Overall, Famous Last Words was such a pleasure to read and I would definitely recommend this book to others. I would also love to read another book starring Willa simply because she has been one of the best main characters I’ve read about in a while. I am now eagerly awaiting Alender’s next book, The Dead Girls of Hysteria Hall.

“Maybe it’s human nature to be drawn to the things that have hurt us the most.” (Page 197)

4/5 stars

 – Liz

#FridayReads 14/08/2015

If you don’t know, #FridayReads originated on Twitter and every Friday people tweet what they’ll be reading over the weekend. Bunny Cates brought this over to Youtube and I’m hoping to write a #FridayReads post each week to share with you what I’ll be reading.

This weekend I will be reading:

Image Source: Goodreads

Image Source: Goodreads

There’s something about the Japanese and their ghosts that just creeps me out. I have high hopes for this one!

Happy reading! 🙂

– Liz

The Haunting of Sunshine Girl by Paige McKenzie Review

Sunshine Book Cover

Image Source: Google

Based on the wildly popular YouTube channel, The Haunting of Sunshine Girl has been described as “ Gilmore Girls meets Paranormal Activity for the new media age.” YA fans new and old will learn the secrets behind Sunshine—the adorkable girl living in a haunted house—a story that is much bigger, and runs much deeper, than even the most devoted viewer can imagine…” (Synopsis taken from Goodreads)
The Haunting of Sunshine Girl by Paige McKenzie
Released: 26th March 2015
Pages: 301
Publisher: Macmillan Children’s Books
Source: Purchase
As someone who loves the horror genre, it is a bit disappointing that horror doesn’t get the attention it should do in YA. When I saw The Haunting of Sunshine Girl at this years YALC event at London Film and Comic Con I jumped at the chance to read it. I hadn’t heard of the Youtube network before so this book was my introduction into Sunshine’s world.
I enjoyed reading The Haunting of Sunshine Girl. I didn’t find it to be the most original of scary stories and the ghostly happenings in the book aren’t anything new if you’ve seen/read a lot of horror as I have. I’ve found that because I consume so much horror in varying formats I’ve become desensitized to a lot of scare tactics used in horror so I can’t say that I found this novel to be frightening. However, I do think that it does have the potential to scare people who aren’t as familiar with the horror genre and the audience the book is mainly aimed at: teenagers. I think that The Haunting of Sunshine Girl is a great gateway horror read for people looking to explore the horror genre further. The book reminded me of the Point Horror books I used to devour when I was a teenager and had I been in my teens when I read this book I would have loved it.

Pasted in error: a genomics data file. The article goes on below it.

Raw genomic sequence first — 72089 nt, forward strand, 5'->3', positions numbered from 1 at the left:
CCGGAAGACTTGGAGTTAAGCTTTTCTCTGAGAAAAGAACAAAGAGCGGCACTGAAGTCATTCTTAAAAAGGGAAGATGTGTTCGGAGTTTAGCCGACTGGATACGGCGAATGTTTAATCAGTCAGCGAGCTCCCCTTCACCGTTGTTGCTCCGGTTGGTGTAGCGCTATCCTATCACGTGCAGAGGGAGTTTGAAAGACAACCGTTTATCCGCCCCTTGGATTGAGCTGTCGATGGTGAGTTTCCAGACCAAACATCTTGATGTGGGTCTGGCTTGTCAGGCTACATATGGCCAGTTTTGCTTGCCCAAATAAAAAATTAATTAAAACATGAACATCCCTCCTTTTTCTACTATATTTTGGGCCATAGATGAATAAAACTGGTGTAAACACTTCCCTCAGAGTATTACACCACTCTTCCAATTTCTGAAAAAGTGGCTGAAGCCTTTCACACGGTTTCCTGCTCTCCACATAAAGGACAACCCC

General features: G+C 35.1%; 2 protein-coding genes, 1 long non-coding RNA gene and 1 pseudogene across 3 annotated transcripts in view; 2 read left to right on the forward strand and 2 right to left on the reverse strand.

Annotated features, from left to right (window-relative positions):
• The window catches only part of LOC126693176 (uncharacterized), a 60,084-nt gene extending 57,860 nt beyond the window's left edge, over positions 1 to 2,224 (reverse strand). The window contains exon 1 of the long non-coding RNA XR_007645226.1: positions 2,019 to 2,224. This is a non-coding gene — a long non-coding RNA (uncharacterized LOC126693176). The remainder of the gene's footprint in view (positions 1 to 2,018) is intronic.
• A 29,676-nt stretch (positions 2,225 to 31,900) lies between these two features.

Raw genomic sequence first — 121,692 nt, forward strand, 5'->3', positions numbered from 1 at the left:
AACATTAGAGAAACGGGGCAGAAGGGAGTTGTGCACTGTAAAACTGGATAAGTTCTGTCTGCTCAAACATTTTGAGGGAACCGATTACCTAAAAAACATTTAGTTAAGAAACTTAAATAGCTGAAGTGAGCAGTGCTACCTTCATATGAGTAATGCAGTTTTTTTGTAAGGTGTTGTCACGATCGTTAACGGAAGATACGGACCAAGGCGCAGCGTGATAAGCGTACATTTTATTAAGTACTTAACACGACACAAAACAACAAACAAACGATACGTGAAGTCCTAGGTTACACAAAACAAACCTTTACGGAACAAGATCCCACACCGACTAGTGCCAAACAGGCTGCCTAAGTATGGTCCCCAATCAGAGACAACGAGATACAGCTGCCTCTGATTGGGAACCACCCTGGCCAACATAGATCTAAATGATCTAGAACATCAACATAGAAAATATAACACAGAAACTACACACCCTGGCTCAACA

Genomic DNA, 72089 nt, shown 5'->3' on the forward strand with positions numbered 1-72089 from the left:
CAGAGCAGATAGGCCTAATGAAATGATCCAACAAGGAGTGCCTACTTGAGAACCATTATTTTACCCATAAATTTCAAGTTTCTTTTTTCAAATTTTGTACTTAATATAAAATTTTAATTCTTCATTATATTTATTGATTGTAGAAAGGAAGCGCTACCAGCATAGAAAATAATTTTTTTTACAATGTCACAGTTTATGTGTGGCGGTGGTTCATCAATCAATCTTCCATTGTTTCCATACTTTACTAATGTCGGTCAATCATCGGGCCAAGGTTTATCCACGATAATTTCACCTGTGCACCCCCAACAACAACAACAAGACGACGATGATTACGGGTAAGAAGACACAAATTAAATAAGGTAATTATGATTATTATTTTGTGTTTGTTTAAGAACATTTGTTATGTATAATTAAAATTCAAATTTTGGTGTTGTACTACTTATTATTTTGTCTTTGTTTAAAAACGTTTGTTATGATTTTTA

At times the pacing felt a little off and the writing felt a bit rushed but these are only tiny criticisms. I also appreciated the fact that Sunshine and her Mum are close. YA often depicts tense and fragile relationships – if any at all- the main character has with his/her parents/guardians and the good Mother and daughter relationship in this book made a nice change. I also found the concept of lusieaches to be quite interesting and I’d like to know more about them.
On a final note, for the past couple of years I’ve been battling depression. Depression has pretty much destroyed the love I once had for the written word. I find it so hard to read novels now but I actually wanted to pick this book up and read it. Some part of me has remembered how much I love reading and that’s all because of The Haunting of Sunshine Girl. I can’t thank Paige McKenzie enough for that. This book will always have a special place in my heart because of that.
I wish I didn’t have to wait until next year for the sequel but, while I wait, I’ll head on over to Youtube and check out the Sunshine videos.
“If I stared long enough and hard enough, would I be able to see the demon beneath her skin?”
4/5 stars
– Liz